Welcome to the second installment of our five-part series, where we delve into the realm of voiceover work, training, and achieving success. If you missed the first part, feel free to take a look before proceeding with this one. We're continuing our journey to discover the opportunities in the voiceover industry and identifying where to find voiceover work.
For newcomers, this advice may seem premature, but consider it a valuable strategy for future endeavors. Establishing a client base is a crucial step towards a steady influx of work. Once you finish a job with a client, strive to transform that business contact into a relationship. It's essential to maintain regular contact with past clients, helping you remain fresh in their minds. Even if they don't have a project for you immediately, they will remember your professionalism when something does come up.
The concept of pay-to-play voiceover sites evokes mixed emotions. Some despise it, others thrive on it, earning significant amounts of income. The choice of using these platforms is entirely up to you. Understand the distinction between pay-to-play and casting sites; the former charges for access to their services while the latter usually deducts a commission from your earnings. Be aware, however, that some of these sites might offer jobs below industry standard rates, hence the controversy. We provide extensive information about both casting and pay-to-play sites in alternative blogs.
Many voiceover artists forget to capitalize on their diverse skills as independent creatives. Think about leveraging talents such as scriptwriting or social media management for organizations. This approach not only opens doors to bigger firms but also helps sustain your income. If you have unique qualifications or skills perhaps consider teaching. Your work background could even provide an edge in certain roles of a highly specific nature. A great example of this would be the role of a barista should you have experience with coffee art.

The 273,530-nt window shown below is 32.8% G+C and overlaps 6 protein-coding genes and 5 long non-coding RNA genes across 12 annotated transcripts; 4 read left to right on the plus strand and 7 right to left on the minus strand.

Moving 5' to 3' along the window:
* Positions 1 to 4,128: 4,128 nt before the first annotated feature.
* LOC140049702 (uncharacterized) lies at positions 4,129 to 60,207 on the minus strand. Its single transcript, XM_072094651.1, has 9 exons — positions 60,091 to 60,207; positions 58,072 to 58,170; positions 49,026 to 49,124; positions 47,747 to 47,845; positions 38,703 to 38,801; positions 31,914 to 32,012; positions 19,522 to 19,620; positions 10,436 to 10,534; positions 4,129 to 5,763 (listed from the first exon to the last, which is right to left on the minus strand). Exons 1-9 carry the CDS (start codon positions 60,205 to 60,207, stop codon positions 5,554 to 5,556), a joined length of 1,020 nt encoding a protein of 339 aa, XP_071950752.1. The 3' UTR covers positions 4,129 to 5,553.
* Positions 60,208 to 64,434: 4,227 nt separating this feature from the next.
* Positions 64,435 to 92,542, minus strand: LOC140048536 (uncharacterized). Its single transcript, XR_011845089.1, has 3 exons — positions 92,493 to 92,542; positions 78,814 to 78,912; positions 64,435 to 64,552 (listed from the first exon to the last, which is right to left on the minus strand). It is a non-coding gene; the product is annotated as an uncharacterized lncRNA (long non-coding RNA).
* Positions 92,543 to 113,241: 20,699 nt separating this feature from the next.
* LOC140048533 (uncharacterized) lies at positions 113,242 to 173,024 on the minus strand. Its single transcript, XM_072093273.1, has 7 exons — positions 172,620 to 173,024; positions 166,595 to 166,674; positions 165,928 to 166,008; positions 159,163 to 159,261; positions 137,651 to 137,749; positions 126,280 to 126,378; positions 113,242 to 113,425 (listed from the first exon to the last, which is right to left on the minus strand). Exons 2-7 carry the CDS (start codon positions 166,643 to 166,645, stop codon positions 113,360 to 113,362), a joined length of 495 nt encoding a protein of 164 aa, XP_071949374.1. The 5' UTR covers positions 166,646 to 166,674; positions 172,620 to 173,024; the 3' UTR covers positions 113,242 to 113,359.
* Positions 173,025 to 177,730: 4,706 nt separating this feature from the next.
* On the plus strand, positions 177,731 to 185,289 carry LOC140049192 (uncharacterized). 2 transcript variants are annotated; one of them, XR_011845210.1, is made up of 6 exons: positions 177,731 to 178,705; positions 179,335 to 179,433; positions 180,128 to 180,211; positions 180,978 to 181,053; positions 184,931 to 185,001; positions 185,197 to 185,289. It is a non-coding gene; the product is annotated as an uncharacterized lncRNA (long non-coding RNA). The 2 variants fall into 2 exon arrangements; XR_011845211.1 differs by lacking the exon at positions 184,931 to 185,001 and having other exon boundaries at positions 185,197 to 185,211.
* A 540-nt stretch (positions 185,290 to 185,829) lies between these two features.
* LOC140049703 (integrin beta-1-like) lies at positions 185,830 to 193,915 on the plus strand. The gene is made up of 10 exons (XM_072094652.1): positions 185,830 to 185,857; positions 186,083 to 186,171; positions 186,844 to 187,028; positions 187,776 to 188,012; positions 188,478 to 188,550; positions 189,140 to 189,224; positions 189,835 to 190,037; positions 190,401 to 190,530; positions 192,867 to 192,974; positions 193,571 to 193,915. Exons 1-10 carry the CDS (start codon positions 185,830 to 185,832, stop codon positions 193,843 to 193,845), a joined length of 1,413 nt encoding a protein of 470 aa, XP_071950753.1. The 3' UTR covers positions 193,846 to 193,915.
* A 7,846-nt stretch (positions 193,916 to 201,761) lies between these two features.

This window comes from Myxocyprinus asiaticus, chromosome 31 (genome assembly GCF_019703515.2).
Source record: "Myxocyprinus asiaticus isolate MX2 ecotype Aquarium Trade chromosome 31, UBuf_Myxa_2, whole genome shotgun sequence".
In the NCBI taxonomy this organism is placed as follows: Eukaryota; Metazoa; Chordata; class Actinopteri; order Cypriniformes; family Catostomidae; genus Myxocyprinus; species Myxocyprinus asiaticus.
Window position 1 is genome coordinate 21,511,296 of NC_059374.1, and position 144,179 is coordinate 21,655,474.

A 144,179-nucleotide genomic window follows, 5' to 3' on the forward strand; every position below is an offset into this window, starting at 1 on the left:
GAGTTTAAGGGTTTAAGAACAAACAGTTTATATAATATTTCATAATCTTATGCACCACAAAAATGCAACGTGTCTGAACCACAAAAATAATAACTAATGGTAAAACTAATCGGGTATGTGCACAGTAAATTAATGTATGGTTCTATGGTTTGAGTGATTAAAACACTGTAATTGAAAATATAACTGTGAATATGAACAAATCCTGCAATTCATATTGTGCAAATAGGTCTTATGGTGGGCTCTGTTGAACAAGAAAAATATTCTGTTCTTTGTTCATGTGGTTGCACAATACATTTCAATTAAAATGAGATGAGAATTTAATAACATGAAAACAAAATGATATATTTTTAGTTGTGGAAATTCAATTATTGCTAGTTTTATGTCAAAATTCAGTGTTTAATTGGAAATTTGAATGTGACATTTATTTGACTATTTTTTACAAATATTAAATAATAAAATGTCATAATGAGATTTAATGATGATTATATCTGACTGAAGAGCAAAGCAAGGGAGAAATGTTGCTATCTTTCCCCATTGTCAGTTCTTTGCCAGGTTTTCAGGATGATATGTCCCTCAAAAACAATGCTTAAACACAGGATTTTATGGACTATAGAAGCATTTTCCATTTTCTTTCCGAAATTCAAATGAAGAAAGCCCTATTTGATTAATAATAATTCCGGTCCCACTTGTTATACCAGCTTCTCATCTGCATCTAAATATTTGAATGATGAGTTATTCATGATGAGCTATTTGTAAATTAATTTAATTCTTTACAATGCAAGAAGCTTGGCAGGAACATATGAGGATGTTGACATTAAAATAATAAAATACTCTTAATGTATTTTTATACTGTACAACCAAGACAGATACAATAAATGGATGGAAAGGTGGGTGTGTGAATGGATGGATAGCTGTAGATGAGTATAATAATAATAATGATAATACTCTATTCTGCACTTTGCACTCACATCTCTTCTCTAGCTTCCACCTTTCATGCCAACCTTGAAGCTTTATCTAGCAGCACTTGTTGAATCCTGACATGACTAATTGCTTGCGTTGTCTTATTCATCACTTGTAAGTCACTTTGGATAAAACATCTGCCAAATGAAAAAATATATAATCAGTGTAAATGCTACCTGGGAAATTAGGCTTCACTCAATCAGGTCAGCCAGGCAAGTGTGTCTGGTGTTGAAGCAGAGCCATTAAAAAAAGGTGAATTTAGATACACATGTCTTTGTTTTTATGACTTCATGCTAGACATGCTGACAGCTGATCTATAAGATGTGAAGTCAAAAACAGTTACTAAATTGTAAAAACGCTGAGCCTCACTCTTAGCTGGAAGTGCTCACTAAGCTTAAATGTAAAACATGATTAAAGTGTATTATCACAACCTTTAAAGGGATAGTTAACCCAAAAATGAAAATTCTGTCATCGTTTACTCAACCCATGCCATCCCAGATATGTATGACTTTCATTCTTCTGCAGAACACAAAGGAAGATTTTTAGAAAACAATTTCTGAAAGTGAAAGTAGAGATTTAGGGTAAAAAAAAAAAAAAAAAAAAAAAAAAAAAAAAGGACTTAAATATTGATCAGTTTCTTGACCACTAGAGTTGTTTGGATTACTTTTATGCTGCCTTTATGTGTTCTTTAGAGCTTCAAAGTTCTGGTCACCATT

Building relationships within your industry is critical. Referrals can be a potent catalyst for career progression. For instance, if you're a bilingual African woman proficient in Spanish, when a role requiring your specific skills emerges, you'll likely be considered. Foster trust within your peer groups and share job opportunities. A supportive community can significantly contribute to your success.
Your marketing list, containing all past clients, connections, and casting contacts, is an indispensable tool. Consistently checking in with your contacts helps maintain your presence in their minds. Applaud their accomplishments, acknowledge their contributions, and thank them for their collaboration. A simple P.S. (postscript) in your messages can work wonders for engagement.
Your website serves as a comprehensive digital portfolio, and it's an excellent tool for directing clients. It should be visible on your business cards and email signatures, with consistent branding and content. Regularly updating and optimizing your website to avoid glitches will serve you well. SEO is a worthwhile investment that's not as daunting as it seems. Writing a few blog posts can kickstart your journey in SEO, offering potential returns based on your investment.
We're here to help if you need a consultation on your website. Don't have one yet? We can help you set one up in minutes. We hope this guide helps you navigate the world of voiceover work. Stay tuned for the third part of this series, where we'll delve into training aspects.
A Full VO Overview - Where to Find Voiceover Work by Alan Shires